Good Friday

FROM THE MOMENT JESUS was arrested in the Garden of Gethsemane until His final breath upon the cross on Calvary, He was subjected to a brutality that words cannot possibly describe. His entire life and ministry on earth was about putting the will of the Father above all else; putting the lives of others ahead of His own. His death and resurrection are the foundation on which God established the plan for redemption that was ordained before the foundation of the world. It is the means by which the partition between God and man was torn down. Jesus’ death paid the debt for sin; additionally, when Jesus died He restored man’s relationship with the Father. Jesus, as the Second Adam, repaired the damage done by the First Adam.

Jesus was fully God and fully man—the Word incarnate, inconceivably united personally to flesh and endowed with a rational soul. His human body felt pain, sorrow, fatigue, hunger: all attributes associated with being human. Origen wrote, “Therefore, with this soul acting as a mediator between God and flesh—for it was not possible for the nature of God to be mingled with flesh without a mediator—there was born the God-man [deus-homo], that ‘substance’ being the connecting link which could assume a body without denying its own nature…” (1) (emphasis added). Thomas Torrance wrote, “It is to be noted that the defence [sic] of the complete reality and integrity of the historical humanity of Christ by Nicene theologians was offered mainly on soteriological grounds,” the Doctrine of Soteriology being about salvation.

The Beginning of the End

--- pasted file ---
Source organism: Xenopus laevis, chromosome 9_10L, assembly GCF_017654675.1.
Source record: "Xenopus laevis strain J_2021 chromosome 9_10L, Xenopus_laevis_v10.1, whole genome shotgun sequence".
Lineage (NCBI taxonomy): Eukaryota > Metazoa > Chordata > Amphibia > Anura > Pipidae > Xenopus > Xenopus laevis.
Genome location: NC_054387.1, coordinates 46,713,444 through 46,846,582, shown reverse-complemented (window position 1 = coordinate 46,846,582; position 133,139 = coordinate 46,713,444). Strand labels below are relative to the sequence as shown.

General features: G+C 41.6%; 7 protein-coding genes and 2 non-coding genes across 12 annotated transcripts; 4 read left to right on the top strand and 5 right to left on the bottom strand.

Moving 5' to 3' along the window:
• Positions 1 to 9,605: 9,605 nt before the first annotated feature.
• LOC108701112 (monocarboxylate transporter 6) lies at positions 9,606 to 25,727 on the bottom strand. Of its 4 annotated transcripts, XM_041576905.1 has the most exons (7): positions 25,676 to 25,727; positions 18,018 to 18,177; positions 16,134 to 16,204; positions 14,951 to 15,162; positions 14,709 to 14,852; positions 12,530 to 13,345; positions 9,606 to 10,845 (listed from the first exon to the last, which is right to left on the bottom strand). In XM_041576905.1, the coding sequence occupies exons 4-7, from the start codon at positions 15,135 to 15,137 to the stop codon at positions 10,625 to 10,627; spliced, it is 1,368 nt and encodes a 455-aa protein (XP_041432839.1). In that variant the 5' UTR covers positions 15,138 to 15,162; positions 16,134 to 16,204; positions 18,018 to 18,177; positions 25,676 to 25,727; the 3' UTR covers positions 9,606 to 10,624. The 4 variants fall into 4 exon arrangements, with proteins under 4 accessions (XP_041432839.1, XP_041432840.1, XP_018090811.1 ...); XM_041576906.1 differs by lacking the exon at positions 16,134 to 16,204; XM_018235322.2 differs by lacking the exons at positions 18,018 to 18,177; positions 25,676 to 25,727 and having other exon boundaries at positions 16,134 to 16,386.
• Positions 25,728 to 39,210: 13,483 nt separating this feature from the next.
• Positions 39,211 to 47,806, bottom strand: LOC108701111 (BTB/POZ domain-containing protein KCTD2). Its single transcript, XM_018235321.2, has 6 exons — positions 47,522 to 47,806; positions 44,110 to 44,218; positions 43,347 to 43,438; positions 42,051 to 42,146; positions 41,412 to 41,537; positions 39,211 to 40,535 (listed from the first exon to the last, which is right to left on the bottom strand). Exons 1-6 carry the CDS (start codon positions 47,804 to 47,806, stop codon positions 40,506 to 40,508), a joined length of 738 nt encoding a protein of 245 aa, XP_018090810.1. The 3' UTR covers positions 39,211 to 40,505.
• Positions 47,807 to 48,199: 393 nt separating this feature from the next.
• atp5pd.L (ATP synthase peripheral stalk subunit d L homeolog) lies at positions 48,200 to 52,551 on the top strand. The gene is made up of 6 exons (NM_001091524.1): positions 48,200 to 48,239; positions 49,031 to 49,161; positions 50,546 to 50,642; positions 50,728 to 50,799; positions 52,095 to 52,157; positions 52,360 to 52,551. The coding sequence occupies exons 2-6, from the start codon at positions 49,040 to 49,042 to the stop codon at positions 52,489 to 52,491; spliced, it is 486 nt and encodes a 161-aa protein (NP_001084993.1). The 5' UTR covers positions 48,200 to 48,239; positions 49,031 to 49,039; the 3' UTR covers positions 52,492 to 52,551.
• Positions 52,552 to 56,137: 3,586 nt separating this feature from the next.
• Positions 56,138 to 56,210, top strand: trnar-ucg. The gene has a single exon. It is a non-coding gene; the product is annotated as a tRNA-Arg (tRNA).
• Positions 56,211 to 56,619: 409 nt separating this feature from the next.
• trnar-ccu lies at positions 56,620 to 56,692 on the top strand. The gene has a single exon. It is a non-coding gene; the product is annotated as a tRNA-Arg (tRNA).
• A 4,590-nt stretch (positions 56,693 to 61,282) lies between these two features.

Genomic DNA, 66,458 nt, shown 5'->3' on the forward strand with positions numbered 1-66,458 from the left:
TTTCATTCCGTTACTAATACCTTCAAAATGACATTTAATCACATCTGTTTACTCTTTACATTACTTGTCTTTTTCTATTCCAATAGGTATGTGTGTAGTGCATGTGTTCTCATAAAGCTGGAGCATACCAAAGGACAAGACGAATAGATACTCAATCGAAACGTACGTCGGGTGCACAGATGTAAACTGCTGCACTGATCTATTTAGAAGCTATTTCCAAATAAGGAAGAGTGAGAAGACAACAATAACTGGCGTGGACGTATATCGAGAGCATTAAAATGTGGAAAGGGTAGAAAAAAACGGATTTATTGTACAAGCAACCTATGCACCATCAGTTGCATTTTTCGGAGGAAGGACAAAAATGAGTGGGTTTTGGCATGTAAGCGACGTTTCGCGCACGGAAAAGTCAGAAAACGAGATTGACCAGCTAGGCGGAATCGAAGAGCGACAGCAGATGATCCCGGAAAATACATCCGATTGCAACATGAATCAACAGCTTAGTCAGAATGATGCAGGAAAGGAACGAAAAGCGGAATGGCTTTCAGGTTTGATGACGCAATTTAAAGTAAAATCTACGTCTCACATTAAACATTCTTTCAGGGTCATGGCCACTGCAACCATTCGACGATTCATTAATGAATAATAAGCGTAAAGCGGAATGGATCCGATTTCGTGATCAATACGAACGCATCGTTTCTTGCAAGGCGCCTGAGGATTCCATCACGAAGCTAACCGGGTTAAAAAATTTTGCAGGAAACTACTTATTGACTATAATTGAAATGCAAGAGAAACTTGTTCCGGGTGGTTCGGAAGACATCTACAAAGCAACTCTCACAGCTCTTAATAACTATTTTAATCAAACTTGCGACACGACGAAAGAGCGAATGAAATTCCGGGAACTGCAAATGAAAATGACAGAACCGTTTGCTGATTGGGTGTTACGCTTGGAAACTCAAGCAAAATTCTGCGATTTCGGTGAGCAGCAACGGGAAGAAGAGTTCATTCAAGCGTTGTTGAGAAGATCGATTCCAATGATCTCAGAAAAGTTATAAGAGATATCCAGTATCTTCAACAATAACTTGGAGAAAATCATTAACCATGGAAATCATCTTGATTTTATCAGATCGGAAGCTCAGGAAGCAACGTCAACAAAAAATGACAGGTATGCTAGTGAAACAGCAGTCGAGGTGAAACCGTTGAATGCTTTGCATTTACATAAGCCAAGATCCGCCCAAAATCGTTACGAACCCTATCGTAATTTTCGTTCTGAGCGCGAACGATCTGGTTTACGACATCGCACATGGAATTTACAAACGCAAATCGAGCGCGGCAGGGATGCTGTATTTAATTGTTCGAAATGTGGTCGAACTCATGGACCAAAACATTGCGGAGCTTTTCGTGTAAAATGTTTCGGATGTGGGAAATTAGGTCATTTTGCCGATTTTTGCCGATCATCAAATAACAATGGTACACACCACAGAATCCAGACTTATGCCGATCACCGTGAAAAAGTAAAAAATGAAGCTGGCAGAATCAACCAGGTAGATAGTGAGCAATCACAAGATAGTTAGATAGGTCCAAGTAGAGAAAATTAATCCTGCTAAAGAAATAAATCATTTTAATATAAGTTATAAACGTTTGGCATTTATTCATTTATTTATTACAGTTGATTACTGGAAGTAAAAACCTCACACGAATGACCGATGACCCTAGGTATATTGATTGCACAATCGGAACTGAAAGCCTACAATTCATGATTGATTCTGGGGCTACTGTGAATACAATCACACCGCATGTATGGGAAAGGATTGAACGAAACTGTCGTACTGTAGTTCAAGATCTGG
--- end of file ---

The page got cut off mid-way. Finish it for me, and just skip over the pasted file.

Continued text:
It was approximately 10PM when Jesus and the disciples left the location of the Last Supper and headed to Gethsemane in the Kidron Valley north-east of Jerusalem. Judas had left earlier to set his betrayal of Jesus in motion. It took Jesus and the eleven others nearly an hour to walk to the garden. Jesus went deeper into the garden and prayed fervently for about three hours. In a typical posture of complete humility and submission, Jesus fell on His face before God. By the third hour, His body was under so much stress that he began to sweat blood. Physicians refer to this condition as hematidrosis, a causing of the blood to mingle with sweat during periods of extreme stress. Capillaries surrounding the sweat glands become so constricted that they rupture. Jesus told the disciples earlier, “My soul is very sorrowful, even to death; remain here, and watch with me” (Matt. 26:38).

As Jesus knelt in the damp dirt and cried out to the Father, He understood the gravity of what was about to happen. He willingly laid down His life to pay the wages of sin for all who would believe in Him; but He had to face the pain and horror of crucifixion while in the body of a man. He prayed, “My Father, if it be possible, let this cup pass from me;nevertheless, not as I will, but as you will” (Matt. 26:39). There has been much discussion about the “cup” to which Jesus refers. It certainly includes the excruciating pain and suffering He knew was coming. But there is more to this cup than physical suffering. Psalm 75:8 says, “For in the hand of the LORD there is a cup with foaming wine, well mixed, and he pours out from it, and all the wicked of the earth shall drain it down to the dregs” (emphasis added).

Shortly after 2AM, Jesus got up from the ground and went to His disciples, saying, “Rise, let us be going; see, my betrayer at hand” (Matt 26:46). While He was yet speaking to the disciples, Judas arrived with Roman soldiers. To signify which of the men was whom they came to arrest, Judas walked up to Jesus and kissed Him on the cheek. Jesus was arrested and placed in shackles. The soldiers took Him first to the house of Annas (a former high priest) then to the home of the high priest Caiaphas. It was now 5AM. The trial before Pilate, procurator of Judea, began at about 6AM. Pilate found no fault in Jesus and, realizing He was from Galilee, sent Jesus to appear before Herod. King Herod thought Jesus was perhaps crazy but saw no guilt in Him. Again, Jesus appeared before Pilate, around 7AM. Pilate tried to avoid sending Jesus to His death. Hoping to appease the religious leaders, Pilate had Jesus scourged.